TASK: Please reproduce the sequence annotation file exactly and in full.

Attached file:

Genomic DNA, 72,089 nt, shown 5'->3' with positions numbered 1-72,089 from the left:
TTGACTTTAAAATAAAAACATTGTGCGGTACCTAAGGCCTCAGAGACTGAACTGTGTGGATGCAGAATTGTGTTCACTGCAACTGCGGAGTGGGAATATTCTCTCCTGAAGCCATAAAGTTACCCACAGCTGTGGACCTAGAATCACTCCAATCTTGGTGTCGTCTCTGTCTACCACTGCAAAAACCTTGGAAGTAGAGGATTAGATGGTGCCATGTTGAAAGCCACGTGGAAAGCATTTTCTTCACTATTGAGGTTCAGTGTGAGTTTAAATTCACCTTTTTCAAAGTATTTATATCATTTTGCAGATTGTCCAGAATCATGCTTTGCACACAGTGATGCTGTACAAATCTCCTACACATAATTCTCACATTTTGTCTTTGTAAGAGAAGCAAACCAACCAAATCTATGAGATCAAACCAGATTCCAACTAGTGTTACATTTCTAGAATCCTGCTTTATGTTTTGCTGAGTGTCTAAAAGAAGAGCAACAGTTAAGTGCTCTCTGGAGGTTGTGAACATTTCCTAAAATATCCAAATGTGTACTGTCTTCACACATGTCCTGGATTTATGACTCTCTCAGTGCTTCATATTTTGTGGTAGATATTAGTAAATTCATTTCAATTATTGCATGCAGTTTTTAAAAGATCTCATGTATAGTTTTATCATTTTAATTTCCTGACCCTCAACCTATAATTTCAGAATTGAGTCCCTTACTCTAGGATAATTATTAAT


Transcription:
Genomic DNA, 72,089 nt, shown 5'->3' with positions numbered 1-72,089 from the left:
TTGACTTTAAAATAAAAACATTGTGCGGTACCTAAGGCCTCAGAGACTGAACTGTGTGGATGCAGAATTGTGTTCACTGCAACTGCGGAGTGGGAATATTCTCTCCTGAAGCCATAAAGTTACCCACAGCTGTGGACCTAGAATCACTCCAATCTTGGTGTCGTCTCTGTCTACCACTGCAAAAACCTTGGAAGTAGAGGATTAGATGGTGCCATGTTGAAAGCCACGTGGAAAGCATTTTCTTCACTATTGAGGTTCAGTGTGAGTTTAAATTCACCTTTTTCAAAGTATTTATATCATTTTGCAGATTGTCCAGAATCATGCTTTGCACACAGTGATGCTGTACAAATCTCCTACACATAATTCTCACATTTTGTCTTTGTAAGAGAAGCAAACCAACCAAATCTATGAGATCAAACCAGATTCCAACTAGTGTTACATTTCTAGAATCCTGCTTTATGTTTTGCTGAGTGTCTAAAAGAAGAGCAACAGTTAAGTGCTCTCTGGAGGTTGTGAACATTTCCTAAAATATCCAAATGTGTACTGTCTTCACACATGTCCTGGATTTATGACTCTCTCAGTGCTTCATATTTTGTGGTAGATATTAGTAAATTCATTTCAATTATTGCATGCAGTTTTTAAAAGATCTCATGTATAGTTTTATCATTTTAATTTCCTGACCCTCAACCTATAATTTCAGAATTGAGTCCCTTACTCTAGGATAATTATTAAT